The Governor General’s Gold Medal is an annual award given to exceptional graduate students across Canada. Only two UBC graduate students per year receive this honour—one graduating doctoral student and one graduating Master’s student. We are pleased to announce that UBC Philosophy’s Dr. Madeleine Ransom has been awarded the Governor General’s Gold Medal for achieving the most outstanding academic record in her graduating doctoral class.
Madeleine (UBC BA ‘11, MA ’13, PhD ’20), who recently joined UBC Okanagan’s Department of Economics, Philosophy, and Political Science as an Assistant Professor of Philosophy, recently shared some thoughts with us on her award win, her time as a graduate student at UBC, and the wisdom which she has to offer to current students looking to become professional philosophers. The following interview has been edited for the purposes of length and clarity.
Q. Can you tell us about your experience of learning that you had won the Governor General’s Gold Medal?
It was a real surprise—I wasn’t expecting to win the award at all. UBC is home to so many incredibly talented PhD candidates doing meaningful work. A large portion of the thanks goes to my incredibly supportive supervisor, Dominic McIver Lopes, who spearheaded putting the application together.
Q. What does it mean for you to receive this award at this point in your academic career?
It’s very meaningful for me to receive external recognition for my work while in grad school. I don’t think it’s good practice in general to measure the quality of your work through external recognition, but it’s a nice affirmation that you’re doing something right.
It’s also very significant for my family, my father in particular. He is a genetic scientist at McGill, where he works primarily on cystic fibrosis. He received the Queen Elizabeth II Diamond Jubilee Medal in 2012, and so, when we next see each other in person, we are going to take a (very nerdy) photo of both of us with our medals. Even as an adult, it’s nice to make your parents proud.
Q. Can you tell us about your time as a graduate student at UBC?
It is where I created a life of the mind for myself. There is intrinsic value to intellectual work, beyond just the value of whatever it is that one ends up producing. Of course, one doesn’t need a university to do intellectual work, but the structure and community that universities provide are central to this aspect of human flourishing. Informal discussion and friendship with professors and the other students in my program was a big part of my education. The people in the Department of Philosophy at UBC have created a really supportive community.
Q. In an interview you did with Graduate and Postdoctoral Studies back when you were an MA student, you talked about what you hoped to accomplish with your research:
“I hope that my research will help illuminate the nature of the connection between the imagination, fiction and belief. In my PhD, this is what I want to focus on. Fictions have an effect on what we believe and the way we act. People may change their stance on gay marriage as a result of watching the television sitcom Will and Grace, or change their views on nuclear disarmament after reading a post-apocalyptic novel. How exactly does fiction influence belief? Should it?”
How did your research end up aligning with or deviating from this goal?
My current research definitely takes a different path from what I was working on in my Master’s degree, though it is still focused on understanding how the mind works, with an eye towards how this might contribute to social inequality. My doctoral research is on perceptual learning, with a focus on understanding how perceptual experience changes as we gain expertise in a given area. In my postdoctoral position at Indiana University, Bloomington, where I worked as a member of Dr. Robert Goldstone’s Percepts and Concepts lab, I began to shift my focus to the flipside of perceptual expertise—perceptual bias. My current research is on trying to characterize the varieties of perceptual biases and to determine when they might contribute to social discrimination.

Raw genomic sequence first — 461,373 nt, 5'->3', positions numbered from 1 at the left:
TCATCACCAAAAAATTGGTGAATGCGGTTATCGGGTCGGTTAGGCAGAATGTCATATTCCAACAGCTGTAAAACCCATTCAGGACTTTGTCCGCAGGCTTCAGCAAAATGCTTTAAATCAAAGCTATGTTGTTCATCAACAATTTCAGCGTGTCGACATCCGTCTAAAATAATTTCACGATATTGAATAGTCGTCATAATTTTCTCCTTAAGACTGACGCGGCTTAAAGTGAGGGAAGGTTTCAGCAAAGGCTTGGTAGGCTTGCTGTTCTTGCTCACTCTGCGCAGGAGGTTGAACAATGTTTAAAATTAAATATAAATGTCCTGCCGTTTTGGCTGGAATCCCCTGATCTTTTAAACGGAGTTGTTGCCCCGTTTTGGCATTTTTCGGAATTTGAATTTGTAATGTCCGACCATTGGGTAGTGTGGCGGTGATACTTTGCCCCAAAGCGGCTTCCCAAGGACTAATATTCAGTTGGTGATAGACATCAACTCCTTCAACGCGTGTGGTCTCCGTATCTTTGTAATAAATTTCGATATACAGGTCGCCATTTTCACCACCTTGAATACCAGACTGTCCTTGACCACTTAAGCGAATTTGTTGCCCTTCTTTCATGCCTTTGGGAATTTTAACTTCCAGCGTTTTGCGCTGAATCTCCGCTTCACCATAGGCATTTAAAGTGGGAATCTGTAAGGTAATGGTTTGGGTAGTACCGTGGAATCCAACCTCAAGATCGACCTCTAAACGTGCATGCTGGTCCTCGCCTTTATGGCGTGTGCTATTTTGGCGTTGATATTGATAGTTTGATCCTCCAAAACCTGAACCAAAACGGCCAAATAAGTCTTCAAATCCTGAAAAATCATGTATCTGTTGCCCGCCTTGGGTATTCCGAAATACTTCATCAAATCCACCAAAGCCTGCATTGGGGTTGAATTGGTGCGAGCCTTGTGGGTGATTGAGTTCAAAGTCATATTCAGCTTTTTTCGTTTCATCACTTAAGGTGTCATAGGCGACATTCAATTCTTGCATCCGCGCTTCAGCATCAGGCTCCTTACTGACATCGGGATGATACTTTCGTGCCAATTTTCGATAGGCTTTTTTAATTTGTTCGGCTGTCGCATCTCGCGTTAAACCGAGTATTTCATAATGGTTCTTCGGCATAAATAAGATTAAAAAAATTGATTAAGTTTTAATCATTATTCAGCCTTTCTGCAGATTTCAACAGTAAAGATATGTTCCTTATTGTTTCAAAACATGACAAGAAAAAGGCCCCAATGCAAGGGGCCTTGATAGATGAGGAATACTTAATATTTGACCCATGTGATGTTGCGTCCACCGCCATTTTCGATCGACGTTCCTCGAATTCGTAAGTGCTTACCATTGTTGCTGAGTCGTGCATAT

Interested in learning more about Professor Ransom’s research? Check out her latest paper: Expert Knowledge by Perception.
Q. You recently joined UBC-O’s Department of Economics, Philosophy, and Political Science as an Assistant Professor of Philosophy. How does it feel to be continuing your career as a member of the UBC academic community?
I feel incredibly lucky to be able to stay on as a part of the UBC community. The Department of Economics, Philosophy, and Political Science at UBC Okanagan is small but growing, and it’s exciting to have a say in the direction of that growth. I’m looking forward to designing new courses, getting to know the research of my colleagues, and, of course, exploring Kelowna.
Q. Do you have any wisdom or guidance to share with students who are keen to make a career as a professional philosopher like yourself?
- Take professionalization seriously. Submit your work to the conferences in your discipline, meet other people who work in the same field as you, get feedback on your written work and on the quality of your teaching. UBC has so many great resources to support grad students—like the teaching certificate offered by the CTLT and the workshops that the Faculty of Graduate Studies puts on.
- Learn how to manage your time early on. I am a mother of two—I didn’t have the option of working weekends or evenings, so I had to make sure I was effective in how I structured my days—but I think that those without children would also benefit from making sure that their work doesn’t bleed into their leisure time by creating a plan and sticking to it.
Congratulations to Madeleine and to all of the recipients of the Governor General’s Academic Medals this year!